Katie realized Arnold must have triggered them.
Fire and smoke filled the street outside the mall as the first truck barreled out of the parking lot at a quick clip. One by one, the trucks, both military and civilian, and several metro buses and one school bus, roared out into the town of Madison.
Overhead the helicopters swooped in an attempt to distract the zombie throng. The mall doors shattered from the heat of the fire within, and burning zombies staggered out into the abandoned parking lot as the last bus rolled out.
Katie held onto the dash for dear life as the truck roared through the town. Zombies rushed them, but the vehicles smashed them or hurled them into the nearby buildings. Their salvation from being overwhelmed was that most of the zombie crowd outside the mall had managed to find its way inside the structure. That meant fewer zombies in the street, therefore, their escape was not as fraught with danger as it could have been.
At last, the convoy broke free of the city limits and climbed into the countryside.
Left behind, the zombies staggered, hands outstretched in desperate hunger, toward the escaping vehicles. Slowly, they began to walk determinedly after them.
The driver of the truck Katie and Travis were in looked very grim. When the radio cackled, he picked it up with a shaking hand.
Katie sank into Travis’ arms. He kissed her brow, rubbing her shoulders.
She cried as the truck rumbled on.
A few minutes later the word came over the radio. All the vehicles that had left the parking lot were accounted for.
The survivors of Madison Mall, overwhelmed by the morning events, rode into the hills toward their new home.
The sky was gray and low as the convoy wound through the barren hills away from Madison. The country road swerved and dove through the hills, the cracks in the asphalt already thick with gnarled weeds. The juniper and cedar trees stretched twisted limbs up toward the sky.
Staring out the window, watching the bare trees slide by, Katie wondered if the trees were praying for those in the convoy to get back to the fort safely. Her bible school days had instilled a lot of verses in her head and she remembered one about trees praying or dancing or something when no one else had a voice. She certainly felt like she could not utter a word without sobbing. She rubbed her brow and snuggled deeper into Travis’ arms as she watched the landscape slipping past the window.
The convoy had taken a long roundabout way to make sure that any zombies trying to follow from Madison would end up wandering in a direction opposite of the fort. Now the convoy was maneuvering through back roads that led them past long dead farmhouses and ranches.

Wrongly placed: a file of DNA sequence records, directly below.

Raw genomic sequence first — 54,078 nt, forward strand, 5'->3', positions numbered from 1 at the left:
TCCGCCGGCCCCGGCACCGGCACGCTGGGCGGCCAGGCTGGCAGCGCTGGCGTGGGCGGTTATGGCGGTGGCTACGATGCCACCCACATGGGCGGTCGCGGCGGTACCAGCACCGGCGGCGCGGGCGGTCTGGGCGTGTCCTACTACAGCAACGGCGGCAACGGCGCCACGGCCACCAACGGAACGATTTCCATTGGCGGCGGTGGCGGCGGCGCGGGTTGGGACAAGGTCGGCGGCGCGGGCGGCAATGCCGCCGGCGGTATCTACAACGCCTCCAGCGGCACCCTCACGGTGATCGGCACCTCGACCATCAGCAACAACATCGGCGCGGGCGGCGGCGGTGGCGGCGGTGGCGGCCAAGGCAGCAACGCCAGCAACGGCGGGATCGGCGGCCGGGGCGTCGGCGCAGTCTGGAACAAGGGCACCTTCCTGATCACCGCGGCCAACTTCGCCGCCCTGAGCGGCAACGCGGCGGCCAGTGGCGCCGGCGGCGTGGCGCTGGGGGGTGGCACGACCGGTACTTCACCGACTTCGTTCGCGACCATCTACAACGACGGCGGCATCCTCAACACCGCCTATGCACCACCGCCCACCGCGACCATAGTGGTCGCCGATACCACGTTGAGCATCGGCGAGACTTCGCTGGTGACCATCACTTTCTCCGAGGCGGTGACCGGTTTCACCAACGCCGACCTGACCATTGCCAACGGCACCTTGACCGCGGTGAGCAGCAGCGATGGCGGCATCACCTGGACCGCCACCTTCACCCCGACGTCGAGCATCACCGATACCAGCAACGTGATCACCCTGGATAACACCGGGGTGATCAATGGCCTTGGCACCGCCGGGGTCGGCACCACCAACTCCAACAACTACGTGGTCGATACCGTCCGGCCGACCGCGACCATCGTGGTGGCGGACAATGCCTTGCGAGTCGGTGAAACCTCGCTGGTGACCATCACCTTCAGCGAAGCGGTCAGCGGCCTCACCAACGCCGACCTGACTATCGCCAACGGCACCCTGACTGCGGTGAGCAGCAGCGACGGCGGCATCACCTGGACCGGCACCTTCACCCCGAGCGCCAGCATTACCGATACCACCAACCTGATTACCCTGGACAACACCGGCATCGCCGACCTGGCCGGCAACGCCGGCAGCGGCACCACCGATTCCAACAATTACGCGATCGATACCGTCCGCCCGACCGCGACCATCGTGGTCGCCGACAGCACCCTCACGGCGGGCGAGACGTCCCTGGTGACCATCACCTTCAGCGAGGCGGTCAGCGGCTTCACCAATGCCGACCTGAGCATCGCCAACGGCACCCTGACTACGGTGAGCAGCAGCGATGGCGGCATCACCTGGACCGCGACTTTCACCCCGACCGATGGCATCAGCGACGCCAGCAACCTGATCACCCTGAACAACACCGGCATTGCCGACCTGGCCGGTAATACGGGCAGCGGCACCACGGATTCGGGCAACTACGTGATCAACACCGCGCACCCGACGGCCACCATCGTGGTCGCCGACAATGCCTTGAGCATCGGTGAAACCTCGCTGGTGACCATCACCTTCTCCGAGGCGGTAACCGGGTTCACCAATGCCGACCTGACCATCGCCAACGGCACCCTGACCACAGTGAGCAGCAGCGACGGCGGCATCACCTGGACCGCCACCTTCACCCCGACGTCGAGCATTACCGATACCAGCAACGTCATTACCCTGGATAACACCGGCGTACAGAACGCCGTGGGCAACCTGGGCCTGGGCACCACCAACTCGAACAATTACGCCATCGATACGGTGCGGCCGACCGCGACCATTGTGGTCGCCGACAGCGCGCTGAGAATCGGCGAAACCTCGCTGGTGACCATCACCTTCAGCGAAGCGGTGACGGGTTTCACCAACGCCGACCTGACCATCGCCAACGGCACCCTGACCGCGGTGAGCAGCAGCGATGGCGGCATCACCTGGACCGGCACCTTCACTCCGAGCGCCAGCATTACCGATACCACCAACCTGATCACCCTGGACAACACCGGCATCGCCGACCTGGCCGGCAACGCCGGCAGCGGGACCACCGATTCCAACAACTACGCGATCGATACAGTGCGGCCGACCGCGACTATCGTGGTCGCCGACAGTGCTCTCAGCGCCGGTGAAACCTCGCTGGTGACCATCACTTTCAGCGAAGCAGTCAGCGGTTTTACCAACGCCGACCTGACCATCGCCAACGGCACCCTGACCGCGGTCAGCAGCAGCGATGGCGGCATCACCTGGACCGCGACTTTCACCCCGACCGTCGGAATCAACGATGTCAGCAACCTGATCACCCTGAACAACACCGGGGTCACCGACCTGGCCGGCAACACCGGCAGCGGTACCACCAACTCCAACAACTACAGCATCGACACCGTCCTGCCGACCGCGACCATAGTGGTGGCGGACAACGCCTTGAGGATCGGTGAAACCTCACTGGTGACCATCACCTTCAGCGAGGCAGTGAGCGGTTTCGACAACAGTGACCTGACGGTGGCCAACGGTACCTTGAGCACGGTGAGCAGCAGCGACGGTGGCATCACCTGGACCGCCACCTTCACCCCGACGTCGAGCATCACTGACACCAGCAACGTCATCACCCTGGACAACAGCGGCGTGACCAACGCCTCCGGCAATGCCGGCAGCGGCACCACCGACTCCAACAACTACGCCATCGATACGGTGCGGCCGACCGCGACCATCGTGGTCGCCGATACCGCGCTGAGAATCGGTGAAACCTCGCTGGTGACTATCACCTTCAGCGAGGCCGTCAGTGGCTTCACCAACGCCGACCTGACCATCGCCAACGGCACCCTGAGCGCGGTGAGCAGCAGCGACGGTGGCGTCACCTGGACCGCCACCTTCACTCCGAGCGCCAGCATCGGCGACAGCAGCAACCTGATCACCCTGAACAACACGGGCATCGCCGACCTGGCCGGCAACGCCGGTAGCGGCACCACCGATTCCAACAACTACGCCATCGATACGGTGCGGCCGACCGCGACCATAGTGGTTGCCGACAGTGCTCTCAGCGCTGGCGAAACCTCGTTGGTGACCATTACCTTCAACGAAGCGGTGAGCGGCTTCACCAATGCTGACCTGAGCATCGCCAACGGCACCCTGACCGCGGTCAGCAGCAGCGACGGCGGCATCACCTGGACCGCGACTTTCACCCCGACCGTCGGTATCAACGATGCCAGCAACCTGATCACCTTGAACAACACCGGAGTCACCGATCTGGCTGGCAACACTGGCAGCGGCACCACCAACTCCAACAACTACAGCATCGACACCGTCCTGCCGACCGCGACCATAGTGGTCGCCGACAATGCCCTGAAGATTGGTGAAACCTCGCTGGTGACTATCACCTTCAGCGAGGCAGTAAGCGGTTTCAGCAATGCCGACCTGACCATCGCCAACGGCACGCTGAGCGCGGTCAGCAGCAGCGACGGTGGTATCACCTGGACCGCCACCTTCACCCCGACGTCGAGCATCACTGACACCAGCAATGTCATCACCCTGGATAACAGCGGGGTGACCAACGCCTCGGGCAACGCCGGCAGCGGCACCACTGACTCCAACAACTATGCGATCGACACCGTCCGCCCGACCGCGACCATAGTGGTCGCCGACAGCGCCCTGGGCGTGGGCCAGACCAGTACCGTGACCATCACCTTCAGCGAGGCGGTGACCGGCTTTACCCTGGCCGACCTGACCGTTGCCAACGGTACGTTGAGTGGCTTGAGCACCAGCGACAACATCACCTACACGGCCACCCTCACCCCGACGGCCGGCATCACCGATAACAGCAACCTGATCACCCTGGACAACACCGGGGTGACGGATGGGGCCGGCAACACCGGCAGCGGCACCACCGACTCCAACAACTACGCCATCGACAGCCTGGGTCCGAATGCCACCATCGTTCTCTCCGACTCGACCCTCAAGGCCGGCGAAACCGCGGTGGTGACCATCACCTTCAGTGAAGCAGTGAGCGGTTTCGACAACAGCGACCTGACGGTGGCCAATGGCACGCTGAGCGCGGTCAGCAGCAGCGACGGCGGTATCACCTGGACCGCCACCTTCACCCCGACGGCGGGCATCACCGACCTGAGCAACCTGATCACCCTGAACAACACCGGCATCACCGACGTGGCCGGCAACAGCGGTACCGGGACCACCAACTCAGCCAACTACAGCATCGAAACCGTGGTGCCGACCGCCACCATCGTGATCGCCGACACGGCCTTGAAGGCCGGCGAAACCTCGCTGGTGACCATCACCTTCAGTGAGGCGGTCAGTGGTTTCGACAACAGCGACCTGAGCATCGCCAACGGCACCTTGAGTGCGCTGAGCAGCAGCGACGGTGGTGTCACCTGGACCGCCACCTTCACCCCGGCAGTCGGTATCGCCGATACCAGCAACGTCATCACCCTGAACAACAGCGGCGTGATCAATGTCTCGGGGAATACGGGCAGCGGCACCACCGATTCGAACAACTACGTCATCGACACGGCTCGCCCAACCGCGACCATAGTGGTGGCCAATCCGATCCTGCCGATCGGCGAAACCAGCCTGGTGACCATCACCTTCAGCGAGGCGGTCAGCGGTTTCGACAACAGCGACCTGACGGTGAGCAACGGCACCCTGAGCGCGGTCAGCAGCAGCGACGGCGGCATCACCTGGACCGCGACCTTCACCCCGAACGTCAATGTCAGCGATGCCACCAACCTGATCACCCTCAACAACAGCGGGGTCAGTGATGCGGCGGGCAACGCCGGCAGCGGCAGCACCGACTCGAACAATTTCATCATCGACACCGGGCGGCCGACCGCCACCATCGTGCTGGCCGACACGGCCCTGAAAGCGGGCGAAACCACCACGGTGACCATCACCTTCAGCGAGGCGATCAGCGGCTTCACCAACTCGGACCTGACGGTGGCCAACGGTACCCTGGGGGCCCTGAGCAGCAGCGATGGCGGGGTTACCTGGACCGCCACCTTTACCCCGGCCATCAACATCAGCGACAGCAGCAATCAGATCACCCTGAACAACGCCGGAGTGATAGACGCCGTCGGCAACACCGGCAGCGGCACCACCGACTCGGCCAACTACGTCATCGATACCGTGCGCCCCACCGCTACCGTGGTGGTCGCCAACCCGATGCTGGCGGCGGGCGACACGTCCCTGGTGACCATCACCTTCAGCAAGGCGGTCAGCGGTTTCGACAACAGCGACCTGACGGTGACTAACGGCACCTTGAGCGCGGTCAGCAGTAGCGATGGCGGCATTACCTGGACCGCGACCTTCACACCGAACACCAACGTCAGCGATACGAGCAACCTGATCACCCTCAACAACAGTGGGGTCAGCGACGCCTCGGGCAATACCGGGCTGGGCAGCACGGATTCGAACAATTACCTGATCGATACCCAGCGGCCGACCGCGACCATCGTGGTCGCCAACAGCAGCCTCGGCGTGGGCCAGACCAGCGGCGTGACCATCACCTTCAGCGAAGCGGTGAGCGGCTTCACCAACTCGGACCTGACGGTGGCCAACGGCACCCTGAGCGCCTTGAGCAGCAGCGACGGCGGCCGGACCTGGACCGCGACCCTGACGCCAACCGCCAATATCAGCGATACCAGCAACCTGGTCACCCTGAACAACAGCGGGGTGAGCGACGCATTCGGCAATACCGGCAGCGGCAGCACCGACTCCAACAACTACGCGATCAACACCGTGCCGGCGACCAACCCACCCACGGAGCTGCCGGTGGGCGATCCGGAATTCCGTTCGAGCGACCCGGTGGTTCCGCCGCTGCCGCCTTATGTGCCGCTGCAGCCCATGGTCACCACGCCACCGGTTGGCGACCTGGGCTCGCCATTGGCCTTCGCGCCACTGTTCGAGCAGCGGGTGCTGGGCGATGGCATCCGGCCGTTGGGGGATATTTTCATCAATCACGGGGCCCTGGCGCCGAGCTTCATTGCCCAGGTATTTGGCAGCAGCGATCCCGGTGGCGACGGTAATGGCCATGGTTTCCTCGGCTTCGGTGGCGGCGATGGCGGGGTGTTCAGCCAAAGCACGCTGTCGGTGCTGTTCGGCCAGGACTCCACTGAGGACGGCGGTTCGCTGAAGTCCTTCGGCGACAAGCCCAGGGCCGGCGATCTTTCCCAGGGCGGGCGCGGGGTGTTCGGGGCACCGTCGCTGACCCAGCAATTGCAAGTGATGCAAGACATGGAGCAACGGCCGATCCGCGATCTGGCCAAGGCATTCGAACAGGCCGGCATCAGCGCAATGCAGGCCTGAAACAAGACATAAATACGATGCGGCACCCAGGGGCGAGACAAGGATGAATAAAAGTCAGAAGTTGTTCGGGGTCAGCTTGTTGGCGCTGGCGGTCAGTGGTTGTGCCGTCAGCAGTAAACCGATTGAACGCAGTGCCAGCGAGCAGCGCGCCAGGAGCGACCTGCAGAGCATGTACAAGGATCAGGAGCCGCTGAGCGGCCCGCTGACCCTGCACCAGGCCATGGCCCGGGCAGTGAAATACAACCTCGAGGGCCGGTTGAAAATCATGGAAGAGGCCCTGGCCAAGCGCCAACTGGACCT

Occasionally, a zombie struggled toward the convoy from one of the long abandoned structures. They seemed pitiful in their slowness. In the first days they had been so fast but now they were so slow Katie was sure that they could be easily circumvented as long as there weren’t that many.
Of course, the mall had flooded with them.
She closed her eyes and fresh tears slipped down her cheeks.
Travis tenderly wiped a tear away and stroked her hair.
There had been so many zombies it had been overwhelming. Running with Travis’ and Jenni’s hands clutched in her own had been the most terrifying event of her life. The moans and screams of the dead and living had been a mind shattering cacophony. Then the most horrible moment had come. Jenni’s hand had slipped from her own.
As long as she lived, she would never forget the despair that filled her when Jenni’s fingers slid so easily from her grip.
Of course, she would never forget what followed either.
Katie remembered looking down from the stairs and seeing the sea of dead looking up at Jenni. For a crazed second, she thought Jenni could maybe jump into the water and somehow make it to the stairs. But then that fast zombie had barreled up the stairs that led up the side of the waterfall, pushing aside the slower ones. Katie remembered that horrible moment when she had watched Jenni swing the gun at the zombie and it had been empty. She hadn’t breathed as she watched Jenni bash the zombie’s brains out with her gun then fling its brains across the crowd below. Foolishly, Katie had thought Jenni was safe. But as she watched Jenni wash her hands, dread had overwhelmed her. Then Jenni had raised her hand and shown the bloody gash on her hand and Katie had known the terrible truth: Jenni was dead.